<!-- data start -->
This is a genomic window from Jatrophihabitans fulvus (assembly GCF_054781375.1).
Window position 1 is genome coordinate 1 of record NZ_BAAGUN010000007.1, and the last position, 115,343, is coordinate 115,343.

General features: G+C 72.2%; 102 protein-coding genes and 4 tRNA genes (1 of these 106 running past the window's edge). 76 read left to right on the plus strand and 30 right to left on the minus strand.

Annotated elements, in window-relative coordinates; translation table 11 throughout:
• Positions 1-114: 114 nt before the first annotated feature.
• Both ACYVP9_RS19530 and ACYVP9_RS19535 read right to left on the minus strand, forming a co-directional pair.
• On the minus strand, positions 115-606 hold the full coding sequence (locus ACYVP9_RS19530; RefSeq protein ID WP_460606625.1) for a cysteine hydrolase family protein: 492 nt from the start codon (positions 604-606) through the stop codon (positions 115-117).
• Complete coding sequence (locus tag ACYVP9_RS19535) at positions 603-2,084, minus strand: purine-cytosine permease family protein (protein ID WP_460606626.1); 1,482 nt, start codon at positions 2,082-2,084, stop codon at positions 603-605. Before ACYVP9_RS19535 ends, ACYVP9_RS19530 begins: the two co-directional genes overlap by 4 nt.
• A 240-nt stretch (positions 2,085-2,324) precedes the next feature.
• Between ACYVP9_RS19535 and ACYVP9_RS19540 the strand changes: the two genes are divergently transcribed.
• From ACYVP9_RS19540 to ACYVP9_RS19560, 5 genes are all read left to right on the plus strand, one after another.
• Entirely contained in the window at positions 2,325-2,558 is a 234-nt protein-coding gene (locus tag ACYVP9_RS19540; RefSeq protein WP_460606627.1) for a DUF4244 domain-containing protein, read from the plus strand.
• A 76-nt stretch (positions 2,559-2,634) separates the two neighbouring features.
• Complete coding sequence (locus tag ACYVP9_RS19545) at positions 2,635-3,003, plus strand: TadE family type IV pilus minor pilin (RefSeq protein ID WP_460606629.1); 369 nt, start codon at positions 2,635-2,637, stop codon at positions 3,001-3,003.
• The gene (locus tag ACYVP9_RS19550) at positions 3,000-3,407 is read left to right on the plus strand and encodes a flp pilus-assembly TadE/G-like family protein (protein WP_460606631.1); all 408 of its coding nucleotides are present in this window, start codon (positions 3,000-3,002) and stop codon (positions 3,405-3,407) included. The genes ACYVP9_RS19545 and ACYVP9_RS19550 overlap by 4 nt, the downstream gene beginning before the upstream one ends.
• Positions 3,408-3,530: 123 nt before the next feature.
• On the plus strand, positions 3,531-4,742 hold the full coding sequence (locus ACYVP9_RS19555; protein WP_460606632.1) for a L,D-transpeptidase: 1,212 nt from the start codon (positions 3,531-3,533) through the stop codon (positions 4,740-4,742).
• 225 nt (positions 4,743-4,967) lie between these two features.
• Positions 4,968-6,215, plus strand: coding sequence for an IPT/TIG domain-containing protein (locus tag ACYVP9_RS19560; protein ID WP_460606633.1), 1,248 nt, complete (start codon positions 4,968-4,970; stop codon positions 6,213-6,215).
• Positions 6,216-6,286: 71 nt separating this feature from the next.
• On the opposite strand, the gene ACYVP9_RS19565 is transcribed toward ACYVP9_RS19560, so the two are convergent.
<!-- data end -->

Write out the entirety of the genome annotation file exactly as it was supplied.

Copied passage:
This is a genomic window from Jatrophihabitans fulvus (assembly GCF_054781375.1).
Window position 1 is genome coordinate 1 of record NZ_BAAGUN010000007.1, and the last position, 115,343, is coordinate 115,343.

General features: G+C 72.2%; 102 protein-coding genes and 4 tRNA genes (1 of these 106 running past the window's edge). 76 read left to right on the plus strand and 30 right to left on the minus strand.

Annotated elements, in window-relative coordinates; translation table 11 throughout:
• Positions 1-114: 114 nt before the first annotated feature.
• Both ACYVP9_RS19530 and ACYVP9_RS19535 read right to left on the minus strand, forming a co-directional pair.
• On the minus strand, positions 115-606 hold the full coding sequence (locus ACYVP9_RS19530; RefSeq protein ID WP_460606625.1) for a cysteine hydrolase family protein: 492 nt from the start codon (positions 604-606) through the stop codon (positions 115-117).
• Complete coding sequence (locus tag ACYVP9_RS19535) at positions 603-2,084, minus strand: purine-cytosine permease family protein (protein ID WP_460606626.1); 1,482 nt, start codon at positions 2,082-2,084, stop codon at positions 603-605. Before ACYVP9_RS19535 ends, ACYVP9_RS19530 begins: the two co-directional genes overlap by 4 nt.
• A 240-nt stretch (positions 2,085-2,324) precedes the next feature.
• Between ACYVP9_RS19535 and ACYVP9_RS19540 the strand changes: the two genes are divergently transcribed.
• From ACYVP9_RS19540 to ACYVP9_RS19560, 5 genes are all read left to right on the plus strand, one after another.
• Entirely contained in the window at positions 2,325-2,558 is a 234-nt protein-coding gene (locus tag ACYVP9_RS19540; RefSeq protein WP_460606627.1) for a DUF4244 domain-containing protein, read from the plus strand.
• A 76-nt stretch (positions 2,559-2,634) separates the two neighbouring features.
• Complete coding sequence (locus tag ACYVP9_RS19545) at positions 2,635-3,003, plus strand: TadE family type IV pilus minor pilin (RefSeq protein ID WP_460606629.1); 369 nt, start codon at positions 2,635-2,637, stop codon at positions 3,001-3,003.
• The gene (locus tag ACYVP9_RS19550) at positions 3,000-3,407 is read left to right on the plus strand and encodes a flp pilus-assembly TadE/G-like family protein (protein WP_460606631.1); all 408 of its coding nucleotides are present in this window, start codon (positions 3,000-3,002) and stop codon (positions 3,405-3,407) included. The genes ACYVP9_RS19545 and ACYVP9_RS19550 overlap by 4 nt, the downstream gene beginning before the upstream one ends.
• Positions 3,408-3,530: 123 nt before the next feature.
• On the plus strand, positions 3,531-4,742 hold the full coding sequence (locus ACYVP9_RS19555; protein WP_460606632.1) for a L,D-transpeptidase: 1,212 nt from the start codon (positions 3,531-3,533) through the stop codon (positions 4,740-4,742).
• 225 nt (positions 4,743-4,967) lie between these two features.
• Positions 4,968-6,215, plus strand: coding sequence for an IPT/TIG domain-containing protein (locus tag ACYVP9_RS19560; protein ID WP_460606633.1), 1,248 nt, complete (start codon positions 4,968-4,970; stop codon positions 6,213-6,215).
• Positions 6,216-6,286: 71 nt separating this feature from the next.
• On the opposite strand, the gene ACYVP9_RS19565 is transcribed toward ACYVP9_RS19560, so the two are convergent.